I love the dogs in the Pixar movie, Up! The dogs, deep in conversation, will suddenly have their attention caught by something out of the corner of their eye, to which they instantly refocus and yell, “Squirrel!” There are days I am just like them – completely on task and then something grabs my attention, ripping it away. When I look back at what I was doing, I am completely lost and not sure what I was just working on.
For many years, I have suspected I had mild ADD – Attention Deficit Disorder. I skitter from interest to interest, never sticking to one thing very long. Some days I can’t concentrate on anything at all. However, once engaged in a task, I can lose myself in it for hours. Obviously, it was not crippling enough to check into, but still I wondered if I should. I have a couple friends who had similar struggles who did get a diagnosis and the medicine helped them quite a bit. I continued to wonder and never quite got up the nerve to have it checked out until a couple of weeks ago.
After talking with the doctor, he came to the conclusion I do have a mild case of ADD, but he didn’t think it bad enough to consider medication. In his opinion, I had compensated just fine through my use of task lists. He felt the side effects would not be worth it. I had to agree. I still struggle focusing on most days, I know what to do about it.
It wasn’t always this way, of course. In fact, it is because of this frustration, I learned about David Allen’s Getting Things Done (GTD). Several years ago, I ranted to a friend about not getting anything accomplished that week. He suggested the book. It took me awhile to get through it, but once I did and started applying the practices, things began to get easier for me. I found it easier to focus on a single task because I could block out all the other thoughts that come crowding onto the stage of my mind.
Here are five steps I use to keep things moving in the direction I want.
- Get everything out of my head and onto a list. I do a mind sweep, where I write lists of things I need to do as quickly as possible. I don’t think about prioritizing, categorizing or calendaring them. I just get them onto a piece of paper. Once I slow down, which doesn’t take very long, I go back and do all the other things to put them into the correct list. I do this several times a week. I find that when I make the effort to do a mind sweep, I can only do it for about 5 minutes before my mind vapor locks and I have to do something else. That’s okay. Several short sessions each week keep things pretty clear. If it is on a list, my mind doesn’t feel like it has to keep reminding me constantly.
- Spend a few minutes each day prioritizing the high priority items to accomplish. I have built a discipline of taking 10 minutes at the beginning of the day, quickly looking over the lists to see what is critical for the day. Undoubtedly, something new pops up while doing this and I add them to the list. I use Toodledo for my lists and employee the ‘star’ to emphasize these tasks.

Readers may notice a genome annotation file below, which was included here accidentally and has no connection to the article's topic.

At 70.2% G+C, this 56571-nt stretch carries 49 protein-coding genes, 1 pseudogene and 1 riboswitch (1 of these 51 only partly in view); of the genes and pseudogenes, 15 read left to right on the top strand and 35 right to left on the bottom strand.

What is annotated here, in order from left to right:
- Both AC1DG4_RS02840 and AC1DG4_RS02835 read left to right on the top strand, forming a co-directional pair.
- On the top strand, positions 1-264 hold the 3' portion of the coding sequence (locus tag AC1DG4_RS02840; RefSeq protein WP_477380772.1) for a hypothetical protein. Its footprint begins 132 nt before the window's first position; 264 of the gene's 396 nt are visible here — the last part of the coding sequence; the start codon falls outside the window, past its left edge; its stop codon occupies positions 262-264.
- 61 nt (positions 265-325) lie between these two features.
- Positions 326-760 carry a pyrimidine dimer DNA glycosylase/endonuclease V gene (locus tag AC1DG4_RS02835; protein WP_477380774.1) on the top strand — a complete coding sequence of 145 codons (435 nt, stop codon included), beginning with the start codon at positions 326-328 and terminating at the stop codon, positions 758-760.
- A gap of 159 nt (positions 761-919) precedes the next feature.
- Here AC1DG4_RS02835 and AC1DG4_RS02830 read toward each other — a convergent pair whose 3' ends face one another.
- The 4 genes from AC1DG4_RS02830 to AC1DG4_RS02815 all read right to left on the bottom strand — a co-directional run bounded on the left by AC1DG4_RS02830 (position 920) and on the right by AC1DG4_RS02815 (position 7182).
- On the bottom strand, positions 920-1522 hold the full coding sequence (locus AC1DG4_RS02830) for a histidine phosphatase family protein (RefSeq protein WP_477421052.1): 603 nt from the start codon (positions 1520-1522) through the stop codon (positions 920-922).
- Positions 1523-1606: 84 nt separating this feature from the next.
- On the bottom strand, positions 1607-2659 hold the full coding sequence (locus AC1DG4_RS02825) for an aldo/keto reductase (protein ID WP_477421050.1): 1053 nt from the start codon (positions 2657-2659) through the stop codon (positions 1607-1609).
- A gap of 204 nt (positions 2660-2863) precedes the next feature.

- Put the few critical items on a special list, away from the hundreds of others. By having a critical task list for the day, I have less distraction and can focus on just what I need to do today. The smaller list also helps me feel less overwhelmed. Having that list of five to ten items helps with rewards, too. I give myself a treat once I power through this list.
- Every time you find yourself off task, pull out the critical list and refocus. There are times I find myself doing something totally unrelated to the critical tasks, like surfing the net. I can’t even figure out how I got off task. Going back to the list reminds me what I was supposed to be doing and I can quickly jump back on task.
- Strive to check off at least one item each day. There are still days I am too scattered to get the list done. It isn’t even my fault sometimes, as unplanned meetings and drive by requests take their toll. On those days, I tell myself I still have to get at least one item checked off the list before I leave the office or go to bed. I have found this commitment keeps a little momentum going. Last night was one of those nights. I ended up staying up too late, but once I got going on checking off one item, I kept going and checked off six. Then I slept peacefully with a good conscious.
Next time you feel scattered and struggle to get something, anything done, try making a short critical list. See if it helps you focus and get at least one thing done. Good luck!